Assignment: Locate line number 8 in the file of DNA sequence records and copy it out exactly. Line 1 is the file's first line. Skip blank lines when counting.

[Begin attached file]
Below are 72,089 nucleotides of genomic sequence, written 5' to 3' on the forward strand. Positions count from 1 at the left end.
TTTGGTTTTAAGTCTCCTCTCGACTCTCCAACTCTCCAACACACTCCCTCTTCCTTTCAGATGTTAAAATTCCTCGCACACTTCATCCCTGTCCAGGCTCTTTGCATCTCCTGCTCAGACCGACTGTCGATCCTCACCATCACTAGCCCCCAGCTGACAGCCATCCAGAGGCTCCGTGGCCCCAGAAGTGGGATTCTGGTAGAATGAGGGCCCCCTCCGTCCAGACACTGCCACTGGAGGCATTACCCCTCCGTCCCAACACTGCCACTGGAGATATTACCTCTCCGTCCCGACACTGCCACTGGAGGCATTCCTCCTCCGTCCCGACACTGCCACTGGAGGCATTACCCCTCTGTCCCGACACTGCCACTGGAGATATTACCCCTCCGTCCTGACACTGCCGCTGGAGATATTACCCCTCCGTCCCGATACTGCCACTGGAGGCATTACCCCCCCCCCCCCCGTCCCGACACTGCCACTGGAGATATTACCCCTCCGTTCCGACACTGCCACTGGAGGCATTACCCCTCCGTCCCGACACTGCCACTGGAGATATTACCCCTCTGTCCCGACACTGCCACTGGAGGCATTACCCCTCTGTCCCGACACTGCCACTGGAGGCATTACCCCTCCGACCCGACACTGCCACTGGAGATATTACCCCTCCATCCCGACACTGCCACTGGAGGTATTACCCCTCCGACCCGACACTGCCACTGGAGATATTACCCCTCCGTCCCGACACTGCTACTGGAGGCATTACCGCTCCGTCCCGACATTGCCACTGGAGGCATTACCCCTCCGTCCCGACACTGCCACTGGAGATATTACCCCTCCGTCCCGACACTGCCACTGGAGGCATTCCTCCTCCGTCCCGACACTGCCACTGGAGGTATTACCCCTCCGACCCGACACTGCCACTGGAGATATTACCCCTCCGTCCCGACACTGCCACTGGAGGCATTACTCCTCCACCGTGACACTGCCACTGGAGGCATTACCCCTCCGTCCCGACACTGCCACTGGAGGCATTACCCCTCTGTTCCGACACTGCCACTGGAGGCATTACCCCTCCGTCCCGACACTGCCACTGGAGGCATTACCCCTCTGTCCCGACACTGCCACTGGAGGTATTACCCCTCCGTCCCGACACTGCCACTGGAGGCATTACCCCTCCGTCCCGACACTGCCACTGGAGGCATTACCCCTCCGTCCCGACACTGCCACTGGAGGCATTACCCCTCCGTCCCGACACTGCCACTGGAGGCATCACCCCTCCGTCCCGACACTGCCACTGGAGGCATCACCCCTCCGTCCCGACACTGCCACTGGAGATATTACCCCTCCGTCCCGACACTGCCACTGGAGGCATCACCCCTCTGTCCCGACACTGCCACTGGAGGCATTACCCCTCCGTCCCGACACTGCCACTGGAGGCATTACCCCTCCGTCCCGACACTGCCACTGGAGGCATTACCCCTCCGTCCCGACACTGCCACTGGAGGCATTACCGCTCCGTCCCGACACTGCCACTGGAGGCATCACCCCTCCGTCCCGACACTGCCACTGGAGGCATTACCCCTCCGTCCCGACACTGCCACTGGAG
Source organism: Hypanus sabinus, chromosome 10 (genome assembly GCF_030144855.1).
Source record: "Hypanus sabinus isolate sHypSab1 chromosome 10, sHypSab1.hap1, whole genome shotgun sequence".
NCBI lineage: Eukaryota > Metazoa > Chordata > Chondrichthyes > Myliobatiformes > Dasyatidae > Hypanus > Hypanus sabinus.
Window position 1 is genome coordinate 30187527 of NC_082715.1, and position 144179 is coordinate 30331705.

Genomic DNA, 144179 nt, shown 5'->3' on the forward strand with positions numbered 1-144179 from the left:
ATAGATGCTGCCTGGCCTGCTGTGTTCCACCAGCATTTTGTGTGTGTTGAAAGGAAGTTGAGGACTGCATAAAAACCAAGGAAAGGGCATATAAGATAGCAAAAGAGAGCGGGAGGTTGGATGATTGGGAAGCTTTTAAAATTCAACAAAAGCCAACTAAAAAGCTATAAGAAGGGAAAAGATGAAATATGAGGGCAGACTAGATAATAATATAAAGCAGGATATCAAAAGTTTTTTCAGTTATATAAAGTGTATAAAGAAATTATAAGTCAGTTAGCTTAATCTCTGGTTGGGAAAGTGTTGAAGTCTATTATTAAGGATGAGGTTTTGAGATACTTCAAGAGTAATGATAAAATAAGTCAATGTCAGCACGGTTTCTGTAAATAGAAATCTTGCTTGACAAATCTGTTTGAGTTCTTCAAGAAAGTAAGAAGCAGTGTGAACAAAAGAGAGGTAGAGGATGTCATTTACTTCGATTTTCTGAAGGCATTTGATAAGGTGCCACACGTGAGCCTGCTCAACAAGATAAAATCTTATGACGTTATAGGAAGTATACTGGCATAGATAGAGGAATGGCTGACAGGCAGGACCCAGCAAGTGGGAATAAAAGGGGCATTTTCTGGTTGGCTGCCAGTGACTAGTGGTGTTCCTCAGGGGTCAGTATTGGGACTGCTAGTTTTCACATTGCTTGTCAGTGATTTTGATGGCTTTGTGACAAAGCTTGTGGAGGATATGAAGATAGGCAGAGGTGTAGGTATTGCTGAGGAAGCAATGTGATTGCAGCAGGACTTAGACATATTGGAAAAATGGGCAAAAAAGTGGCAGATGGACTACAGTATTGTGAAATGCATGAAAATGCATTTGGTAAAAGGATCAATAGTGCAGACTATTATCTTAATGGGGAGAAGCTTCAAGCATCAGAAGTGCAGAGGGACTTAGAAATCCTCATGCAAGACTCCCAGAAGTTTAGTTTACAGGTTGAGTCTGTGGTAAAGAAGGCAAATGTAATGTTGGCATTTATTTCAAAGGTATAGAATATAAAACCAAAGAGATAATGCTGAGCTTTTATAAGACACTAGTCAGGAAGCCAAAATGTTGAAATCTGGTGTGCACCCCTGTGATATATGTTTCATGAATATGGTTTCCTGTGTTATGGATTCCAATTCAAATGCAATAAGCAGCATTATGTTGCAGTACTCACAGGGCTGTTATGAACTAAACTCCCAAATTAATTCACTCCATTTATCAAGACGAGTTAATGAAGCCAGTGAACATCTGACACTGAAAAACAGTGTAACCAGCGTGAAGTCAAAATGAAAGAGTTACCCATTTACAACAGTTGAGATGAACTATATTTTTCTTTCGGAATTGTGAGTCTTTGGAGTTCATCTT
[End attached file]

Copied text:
ATAGATGCTGCCTGGCCTGCTGTGTTCCACCAGCATTTTGTGTGTGTTGAAAGGAAGTTGAGGACTGCATAAAAACCAAGGAAAGGGCATATAAGATAGCAAAAGAGAGCGGGAGGTTGGATGATTGGGAAGCTTTTAAAATTCAACAAAAGCCAACTAAAAAGCTATAAGAAGGGAAAAGATGAAATATGAGGGCAGACTAGATAATAATATAAAGCAGGATATCAAAAGTTTTTTCAGTTATATAAAGTGTATAAAGAAATTATAAGTCAGTTAGCTTAATCTCTGGTTGGGAAAGTGTTGAAGTCTATTATTAAGGATGAGGTTTTGAGATACTTCAAGAGTAATGATAAAATAAGTCAATGTCAGCACGGTTTCTGTAAATAGAAATCTTGCTTGACAAATCTGTTTGAGTTCTTCAAGAAAGTAAGAAGCAGTGTGAACAAAAGAGAGGTAGAGGATGTCATTTACTTCGATTTTCTGAAGGCATTTGATAAGGTGCCACACGTGAGCCTGCTCAACAAGATAAAATCTTATGACGTTATAGGAAGTATACTGGCATAGATAGAGGAATGGCTGACAGGCAGGACCCAGCAAGTGGGAATAAAAGGGGCATTTTCTGGTTGGCTGCCAGTGACTAGTGGTGTTCCTCAGGGGTCAGTATTGGGACTGCTAGTTTTCACATTGCTTGTCAGTGATTTTGATGGCTTTGTGACAAAGCTTGTGGAGGATATGAAGATAGGCAGAGGTGTAGGTATTGCTGAGGAAGCAATGTGATTGCAGCAGGACTTAGACATATTGGAAAAATGGGCAAAAAAGTGGCAGATGGACTACAGTATTGTGAAATGCATGAAAATGCATTTGGTAAAAGGATCAATAGTGCAGACTATTATCTTAATGGGGAGAAGCTTCAAGCATCAGAAGTGCAGAGGGACTTAGAAATCCTCATGCAAGACTCCCAGAAGTTTAGTTTACAGGTTGAGTCTGTGGTAAAGAAGGCAAATGTAATGTTGGCATTTATTTCAAAGGTATAGAATATAAAACCAAAGAGATAATGCTGAGCTTTTATAAGACACTAGTCAGGAAGCCAAAATGTTGAAATCTGGTGTGCACCCCTGTGATATATGTTTCATGAATATGGTTTCCTGTGTTATGGATTCCAATTCAAATGCAATAAGCAGCATTATGTTGCAGTACTCACAGGGCTGTTATGAACTAAACTCCCAAATTAATTCACTCCATTTATCAAGACGAGTTAATGAAGCCAGTGAACATCTGACACTGAAAAACAGTGTAACCAGCGTGAAGTCAAAATGAAAGAGTTACCCATTTACAACAGTTGAGATGAACTATATTTTTCTTTCGGAATTGTGAGTCTTTGGAGTTCATCTT